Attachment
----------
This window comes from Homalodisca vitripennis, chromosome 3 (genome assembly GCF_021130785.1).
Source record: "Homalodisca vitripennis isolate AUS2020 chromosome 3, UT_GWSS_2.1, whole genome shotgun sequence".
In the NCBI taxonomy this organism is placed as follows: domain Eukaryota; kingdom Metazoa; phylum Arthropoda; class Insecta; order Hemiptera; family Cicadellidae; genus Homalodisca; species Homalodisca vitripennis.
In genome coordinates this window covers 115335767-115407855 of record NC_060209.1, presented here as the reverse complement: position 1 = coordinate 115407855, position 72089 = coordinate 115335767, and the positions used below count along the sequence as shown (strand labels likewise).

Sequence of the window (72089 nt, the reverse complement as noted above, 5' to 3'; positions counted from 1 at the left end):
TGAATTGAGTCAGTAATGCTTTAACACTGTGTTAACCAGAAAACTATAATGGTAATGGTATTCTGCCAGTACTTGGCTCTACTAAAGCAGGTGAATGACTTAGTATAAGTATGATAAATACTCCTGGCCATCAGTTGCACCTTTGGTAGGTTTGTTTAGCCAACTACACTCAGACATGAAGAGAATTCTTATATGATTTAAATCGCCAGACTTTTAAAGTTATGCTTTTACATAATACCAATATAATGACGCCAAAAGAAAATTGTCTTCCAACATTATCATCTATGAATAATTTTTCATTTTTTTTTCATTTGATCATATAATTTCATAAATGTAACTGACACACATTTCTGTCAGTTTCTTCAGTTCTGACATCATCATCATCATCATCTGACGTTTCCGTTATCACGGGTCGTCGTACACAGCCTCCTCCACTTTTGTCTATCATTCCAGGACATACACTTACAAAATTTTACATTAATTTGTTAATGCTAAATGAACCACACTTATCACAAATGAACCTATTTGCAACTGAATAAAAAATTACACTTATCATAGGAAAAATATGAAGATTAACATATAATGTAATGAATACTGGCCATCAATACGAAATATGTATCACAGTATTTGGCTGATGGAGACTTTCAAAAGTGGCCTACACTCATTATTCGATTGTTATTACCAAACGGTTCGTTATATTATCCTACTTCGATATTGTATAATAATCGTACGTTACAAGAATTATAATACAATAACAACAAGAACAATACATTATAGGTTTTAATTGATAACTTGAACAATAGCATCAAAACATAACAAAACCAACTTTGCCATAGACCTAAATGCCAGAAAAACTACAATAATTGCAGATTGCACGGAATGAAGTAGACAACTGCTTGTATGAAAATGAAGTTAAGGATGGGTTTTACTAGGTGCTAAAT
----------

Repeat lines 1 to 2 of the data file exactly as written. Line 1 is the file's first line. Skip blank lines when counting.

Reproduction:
This window comes from Homalodisca vitripennis, chromosome 3 (genome assembly GCF_021130785.1).
Source record: "Homalodisca vitripennis isolate AUS2020 chromosome 3, UT_GWSS_2.1, whole genome shotgun sequence".